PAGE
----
The Effectiveness of a Case Study-Based First-Year Biology Class at a Black Women's College

By Pai, Aditi; Benning, Tracy et al. | Journal of College Science Teaching, November-December 2010 | Go to article overview
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The Effectiveness of a Case Study-Based First-Year Biology Class at a Black Women's College


Pai, Aditi, Benning, Tracy, Woods, Natasha, McGinnis, Gene, Chu, Joanne, Netherton, Josh, Bauerle, Cynthia, Journal of College Science Teaching


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Spelman College is a historically black women's college with a mission to promote academic excellence and leadership potential in its students. The Biology Department at Spelman College is presently in the midst of revising its curriculum to make it more student centric. In the new curriculum, the first of the four core biology courses was developed with the objective of enhancing the reading and quantitative skills of our students. The curriculum development team determined that a case study-based course would meet the above objective by engaging the students in reading and discussing the case study materials. This approach would not only create an environment of active learning because students had to read and process the case studies, but it would potentially improve critical-thinking skills among students who had to apply the concepts learned in lectures to solving problems or questions posed in the case study assignments (Herreid 2007). The case study method is very successful as an active learning method in which students "learn by doing" (Herreid 1994). Specific skills that are promoted by case study technique are students' problem-solving ability, analytical reasoning, and decision-making skills, as well as the ability to work in teams and communicate effectively (Herreid 1994). An additional reason why this method was suitable for Spelman is that case study-based science teaching might be particularly attractive to female and minority students (Lundeberg and Yadav 2006a).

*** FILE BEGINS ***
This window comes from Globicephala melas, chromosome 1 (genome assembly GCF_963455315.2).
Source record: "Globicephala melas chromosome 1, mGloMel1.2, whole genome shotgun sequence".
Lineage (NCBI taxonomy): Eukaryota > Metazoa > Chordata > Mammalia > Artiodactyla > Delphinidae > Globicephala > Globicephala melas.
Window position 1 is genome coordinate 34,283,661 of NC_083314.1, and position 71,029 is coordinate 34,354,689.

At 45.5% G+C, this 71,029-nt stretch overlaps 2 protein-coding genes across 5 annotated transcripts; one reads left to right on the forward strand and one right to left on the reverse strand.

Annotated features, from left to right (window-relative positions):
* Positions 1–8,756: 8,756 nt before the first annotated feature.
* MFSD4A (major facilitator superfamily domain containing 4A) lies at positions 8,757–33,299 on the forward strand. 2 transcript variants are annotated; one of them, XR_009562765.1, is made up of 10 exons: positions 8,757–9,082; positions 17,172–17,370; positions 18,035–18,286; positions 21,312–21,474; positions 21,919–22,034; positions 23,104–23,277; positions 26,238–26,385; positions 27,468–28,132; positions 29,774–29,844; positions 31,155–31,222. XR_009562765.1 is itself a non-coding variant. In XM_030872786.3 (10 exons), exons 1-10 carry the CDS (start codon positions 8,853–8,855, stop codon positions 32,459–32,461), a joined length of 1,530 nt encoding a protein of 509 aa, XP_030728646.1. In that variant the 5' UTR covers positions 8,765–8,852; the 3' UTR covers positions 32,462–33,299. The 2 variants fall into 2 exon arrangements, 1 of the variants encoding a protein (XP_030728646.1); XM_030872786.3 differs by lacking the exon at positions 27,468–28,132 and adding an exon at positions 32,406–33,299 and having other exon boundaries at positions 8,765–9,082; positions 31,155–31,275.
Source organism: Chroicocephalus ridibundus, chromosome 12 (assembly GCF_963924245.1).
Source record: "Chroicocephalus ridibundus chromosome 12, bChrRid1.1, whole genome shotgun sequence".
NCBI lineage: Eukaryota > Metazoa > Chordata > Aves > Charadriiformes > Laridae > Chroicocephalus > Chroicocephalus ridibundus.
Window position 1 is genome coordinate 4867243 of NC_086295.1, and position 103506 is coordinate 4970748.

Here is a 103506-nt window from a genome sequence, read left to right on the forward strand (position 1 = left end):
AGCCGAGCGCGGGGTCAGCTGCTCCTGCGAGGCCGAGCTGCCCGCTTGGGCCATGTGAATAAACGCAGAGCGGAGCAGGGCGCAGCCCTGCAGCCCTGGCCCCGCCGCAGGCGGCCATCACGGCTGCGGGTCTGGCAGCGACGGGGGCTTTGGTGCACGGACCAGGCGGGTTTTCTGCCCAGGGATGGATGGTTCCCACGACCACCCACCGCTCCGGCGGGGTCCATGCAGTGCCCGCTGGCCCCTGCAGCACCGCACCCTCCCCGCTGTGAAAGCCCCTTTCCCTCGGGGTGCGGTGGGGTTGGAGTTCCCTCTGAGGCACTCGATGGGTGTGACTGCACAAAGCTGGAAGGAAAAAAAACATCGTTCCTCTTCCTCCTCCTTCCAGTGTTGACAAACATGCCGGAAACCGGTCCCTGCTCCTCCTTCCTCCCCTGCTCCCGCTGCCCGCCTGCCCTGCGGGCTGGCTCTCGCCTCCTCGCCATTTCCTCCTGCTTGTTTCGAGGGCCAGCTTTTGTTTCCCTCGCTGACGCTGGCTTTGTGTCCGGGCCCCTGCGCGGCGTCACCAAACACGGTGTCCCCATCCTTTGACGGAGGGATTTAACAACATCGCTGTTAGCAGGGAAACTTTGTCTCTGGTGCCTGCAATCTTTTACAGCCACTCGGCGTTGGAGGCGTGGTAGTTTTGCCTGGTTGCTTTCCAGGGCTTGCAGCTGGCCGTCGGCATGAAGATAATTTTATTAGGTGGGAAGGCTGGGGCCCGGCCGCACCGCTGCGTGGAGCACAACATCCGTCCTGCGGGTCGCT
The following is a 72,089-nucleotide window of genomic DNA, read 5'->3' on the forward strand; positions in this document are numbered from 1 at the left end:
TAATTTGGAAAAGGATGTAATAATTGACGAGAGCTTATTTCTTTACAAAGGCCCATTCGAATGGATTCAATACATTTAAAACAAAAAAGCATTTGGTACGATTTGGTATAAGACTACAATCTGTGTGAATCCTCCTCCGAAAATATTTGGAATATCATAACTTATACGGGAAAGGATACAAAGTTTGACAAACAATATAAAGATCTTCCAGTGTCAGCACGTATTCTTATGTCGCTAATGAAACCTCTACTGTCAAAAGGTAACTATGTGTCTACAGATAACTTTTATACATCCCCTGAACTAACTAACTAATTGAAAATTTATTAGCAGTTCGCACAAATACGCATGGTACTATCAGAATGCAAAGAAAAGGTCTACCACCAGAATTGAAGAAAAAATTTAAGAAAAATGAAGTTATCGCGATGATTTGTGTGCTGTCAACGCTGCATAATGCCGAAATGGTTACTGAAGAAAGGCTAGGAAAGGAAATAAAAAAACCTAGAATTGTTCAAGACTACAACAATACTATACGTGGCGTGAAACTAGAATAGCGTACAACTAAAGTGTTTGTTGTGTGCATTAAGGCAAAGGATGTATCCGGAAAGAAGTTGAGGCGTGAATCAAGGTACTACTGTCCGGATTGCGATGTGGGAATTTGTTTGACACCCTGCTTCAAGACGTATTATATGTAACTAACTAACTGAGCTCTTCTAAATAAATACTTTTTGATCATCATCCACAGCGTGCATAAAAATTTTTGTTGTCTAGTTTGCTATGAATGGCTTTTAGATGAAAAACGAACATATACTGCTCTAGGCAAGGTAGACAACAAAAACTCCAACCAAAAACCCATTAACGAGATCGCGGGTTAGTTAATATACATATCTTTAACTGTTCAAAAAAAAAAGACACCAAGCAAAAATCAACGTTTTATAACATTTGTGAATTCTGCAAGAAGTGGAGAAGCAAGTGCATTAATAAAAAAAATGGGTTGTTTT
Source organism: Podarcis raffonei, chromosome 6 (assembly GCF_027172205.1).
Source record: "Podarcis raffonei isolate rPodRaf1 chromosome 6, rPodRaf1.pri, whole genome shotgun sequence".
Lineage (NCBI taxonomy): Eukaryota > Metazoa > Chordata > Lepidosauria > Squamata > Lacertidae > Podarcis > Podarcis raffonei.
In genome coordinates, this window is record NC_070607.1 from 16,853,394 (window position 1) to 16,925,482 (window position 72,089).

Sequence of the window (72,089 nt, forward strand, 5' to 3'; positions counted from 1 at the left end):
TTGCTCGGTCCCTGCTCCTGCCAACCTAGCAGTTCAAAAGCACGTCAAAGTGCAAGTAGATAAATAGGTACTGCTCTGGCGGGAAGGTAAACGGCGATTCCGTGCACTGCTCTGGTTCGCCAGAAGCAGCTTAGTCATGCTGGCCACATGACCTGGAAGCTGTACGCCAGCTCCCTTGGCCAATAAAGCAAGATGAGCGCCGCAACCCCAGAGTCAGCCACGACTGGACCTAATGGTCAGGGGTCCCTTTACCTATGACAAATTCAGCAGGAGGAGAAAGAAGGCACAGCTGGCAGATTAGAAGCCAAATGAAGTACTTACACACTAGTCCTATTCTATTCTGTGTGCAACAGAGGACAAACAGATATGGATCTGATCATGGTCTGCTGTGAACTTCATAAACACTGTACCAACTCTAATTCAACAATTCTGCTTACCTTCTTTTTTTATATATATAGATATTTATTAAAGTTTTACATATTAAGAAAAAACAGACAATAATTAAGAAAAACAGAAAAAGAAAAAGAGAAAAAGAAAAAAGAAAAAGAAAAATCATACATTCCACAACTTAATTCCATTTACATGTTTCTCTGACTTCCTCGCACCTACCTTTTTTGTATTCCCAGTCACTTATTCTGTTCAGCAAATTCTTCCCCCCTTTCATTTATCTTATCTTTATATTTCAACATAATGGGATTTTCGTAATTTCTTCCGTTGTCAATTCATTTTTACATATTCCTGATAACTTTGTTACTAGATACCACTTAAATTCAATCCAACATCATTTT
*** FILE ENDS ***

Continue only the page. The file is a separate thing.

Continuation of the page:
Research questions

Given that this was a new class both in terms of the topic as well as the teaching method, we were interested in asking three main questions about this class: (1) What are students' responses to case study activities? (2) Do students' show a gain in course content knowledge? and (3) How does students' perception of their learning in this class compare with the previous introductory biology class? The answers to the above questions are clearly useful for other instructors using a case study method and particularly those using this method for teaching introductory biology or those teaching female or minority students.

We designed two separate surveys to measure students' response to case study work and students' gain in course content knowledge, respectively. Finally, we compared students' perception of their learning in this class with the previous introductory biology class from the college-administered, end-of-semester course evaluation data. Here, we describe this new course and present the results of the assessment.

Participants

This class was taught for the first time in the fall of 2006 and again in the fall of 2007. Two sections of the course with approximately 55 students in each section were offered each semester. All students enrolled in this class were biology majors and females of African descent.

Materials

Course structure

Biological Communities and Populations (Bio 110) was designed to have a significant case study component in addition to the traditional labs (see Table 1). The class met three times each week for 50 minutes and once each week for a three-hour lab. In a typical week, the first two class periods were lectures in which students learned new concepts from the textbook by Campbell and Reece (2005). The third period was used for case study activities. The semester was divided into three modules: ecology, evolution, and biodiversity.

The case studies

For each module, one case study was used to illustrate the concepts presented in the lectures earlier that week. In the ecology module, the story of global mercury pollution was used to illustrate concepts such as the interrelationships between abiotic and biotic factors in the environment, population ecology, and community dynamics. In the evolution module, the role of malaria in the population genetics of humans (sickle cell gene frequency), the malaria parasite (emergence of drug-resistant parasites), and mosquitoes (emergence of drug-resistant vectors) was used to discuss concepts in evolutionary biology such as natural selection and population genetics.

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